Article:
Latest News » Fish oil milk? This odd-sounding product may become a reality

Milk is already a nutritious beverage.

Getting the vitamins and minerals you need to promote nutrition for the mind and body can be a tricky task for many people, particularly if they don't often have the time to prepare balanced meals on a regular basis. While they're no substitute for a well-rounded diet, nutritional supplements can go a long way toward helping you reach your daily recommended doses. Even so, nutritionists are still looking for ways to seamlessly infuse more nutrients into daily life.

Omega-3 fatty acids have many substantial benefits, particularly for brain health. These compounds also support the immune system and have been linked to reduced rates of heart disease and even some forms of cancer. However, not everyone has regular access to (or a particular appetite for) fish, the primary source of these nutrients, so nutritionists and food manufacturers have been experimenting with ways to add omega-3s to other meals in some way or another.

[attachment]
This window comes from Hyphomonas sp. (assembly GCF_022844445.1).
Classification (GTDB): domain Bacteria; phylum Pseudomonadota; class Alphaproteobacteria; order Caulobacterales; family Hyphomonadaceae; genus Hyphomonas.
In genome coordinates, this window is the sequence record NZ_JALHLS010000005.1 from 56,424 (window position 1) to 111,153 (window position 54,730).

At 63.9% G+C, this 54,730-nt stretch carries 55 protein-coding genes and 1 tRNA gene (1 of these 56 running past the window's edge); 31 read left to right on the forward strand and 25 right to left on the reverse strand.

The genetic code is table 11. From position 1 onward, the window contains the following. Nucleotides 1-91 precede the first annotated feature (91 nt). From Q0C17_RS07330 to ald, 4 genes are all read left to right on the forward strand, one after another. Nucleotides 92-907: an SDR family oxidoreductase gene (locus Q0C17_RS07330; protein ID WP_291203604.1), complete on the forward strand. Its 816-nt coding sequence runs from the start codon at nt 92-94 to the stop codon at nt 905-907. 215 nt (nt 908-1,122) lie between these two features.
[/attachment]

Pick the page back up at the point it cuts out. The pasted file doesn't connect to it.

The most recent fatty-acid-infused product on the pipeline may sound a bit off-putting at first, but could be an incredibly effective way to boost overall omega-3 intake. According to a press release from Virginia Polytechnic Institute and State University, a team of researchers from the school have developed dairy products enhanced with omega-3s.

Initially, the researchers were reportedly concerned that the fish oil would affect the taste and smell of ordinary milk, and potentially shorten its shelf-life. Because of this issue, the researchers conducted a sniff test to make sure that the scent of the new dairy product wasn't off-putting. Ultimately the 25 volunteers who took part in the study did not detect any noticeable difference in aroma, the source reports.

Based on these reports, the researchers expressed the hope that the dairy industry would consider boosting the nutritional value of their products. In the meantime, click here to read information about our omega-3 products.